Migrant labor was a major topic Wednesday during the 2012 Georgia Ag Forecast program at Georgia Southern University’s Nessmith Lane Building.
Agribusiness lawyer Nowell Berreth was keynote speaker for the event and discussed the H-2A program that is “part of the Immigration and Control Act of 1986 that allows supplementing local labor with migrant workers on a temporary seasonal basis,” he said.
As it stands, immigrants can stay in the country for 20 months before having to return to their home country, and 33 producers use the program, employing 7,000 workers, he said.
Migrant workers are needed because “there are not enough United States workers willing and able to do the work.” Many farm jobs are turned down by Americans who will not perform the physical labor for what farmers can pay, he said.
But, the United States Department of Labor sets standard pay rates for migrant workers that must be followed so as “not to affect the pay rate of local workers and reduce the wages,” he said. “Migrants are to get hourly wages in line with what an U.S. worker would require for the same job.”
Berreth discusses requirements of farmers that involve much paperwork, providing migrant workers transportation to and from their temporary homes and the job sites, providing housing and meals. Legislation is being proposed to make changes in these requirements, which make it difficult for farmers to use migrant labor, he said.
Applications for the H-2A program can now be pursued online, and must be submitted 60 days before migrant workers are needed, he said.
Farmers recruit workers through the state departments of labor as well as through newspaper ads and by hiring former employees, but farmers are required to hire US workers first. And, any applicant for a job that is open must be hired regardless of experience — points that some legislators wish to change, he said.
Problems with the current program include immigrants having only 10 months to work (before having to return home) and therefore being unable to hire on with farms needing longer, non-seasonal employees. The paperwork is “cumbersome,” and some feel wage rates should be more job specific, he said.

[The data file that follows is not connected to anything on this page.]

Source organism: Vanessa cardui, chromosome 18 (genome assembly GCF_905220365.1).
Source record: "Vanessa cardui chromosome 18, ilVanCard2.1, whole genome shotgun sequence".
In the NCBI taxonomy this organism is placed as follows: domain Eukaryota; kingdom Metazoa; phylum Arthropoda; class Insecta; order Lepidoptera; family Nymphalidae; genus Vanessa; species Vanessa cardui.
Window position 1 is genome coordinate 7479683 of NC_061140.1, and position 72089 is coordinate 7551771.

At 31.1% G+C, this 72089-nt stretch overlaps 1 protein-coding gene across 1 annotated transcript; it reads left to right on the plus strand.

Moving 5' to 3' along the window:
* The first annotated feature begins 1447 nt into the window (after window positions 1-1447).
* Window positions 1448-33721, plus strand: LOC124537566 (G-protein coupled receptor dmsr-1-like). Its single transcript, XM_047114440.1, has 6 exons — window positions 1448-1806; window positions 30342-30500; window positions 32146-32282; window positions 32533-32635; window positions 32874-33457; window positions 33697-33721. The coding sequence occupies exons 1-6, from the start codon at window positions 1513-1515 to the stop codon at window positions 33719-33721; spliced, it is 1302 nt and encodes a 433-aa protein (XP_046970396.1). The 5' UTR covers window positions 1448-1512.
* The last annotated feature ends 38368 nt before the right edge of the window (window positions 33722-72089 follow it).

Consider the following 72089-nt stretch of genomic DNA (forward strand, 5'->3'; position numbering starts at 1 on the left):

Sen. Saxby Chambliss has introduced the Harvest Act, which proposes the immigrant labor be removed from Department of Labor control and given to the Department of Agriculture. It would also eliminate the requirement for farmers to provide housing, and would require mediation before litigation issues.
Congressman Jack Kingston has introduced the Barn Act, a similar act that would also support moving control to the Department of Agriculture, would consider worker experience and set wages to 115 percent of minimum wage. It would also shorten application times, Berreth said.
The Barn Act also would create a one-year Visa, on a one-time basis. Both acts would allow dairies to participate in the program, he said.
Berreth was followed by Dr. George Shumaker, University of Georgia professor emeritus, Center for Agribusiness and Economic Development, who gave a summary of the Georgia 2012 Agricultural and Agribusiness outlook. While some crops are expected to bring higher prices, costs of farming also will rise and an expected drought has some concerned.
Jon Huffmaster, Georgia Farm Bureau legislative director, spoke briefly about the Farm Bill, stating it has a 50/50 chance of being passed this year, due to past history of being pushed back and that this year is an election year, he said.
A networking luncheon followed the program. The event was sponsored by Georgia Farm Bureau, the University of Georgia Cooperative Extension Service and the Georgia Department of Agriculture.
Holli Deal Bragg maybe reached at 912- 489-9414.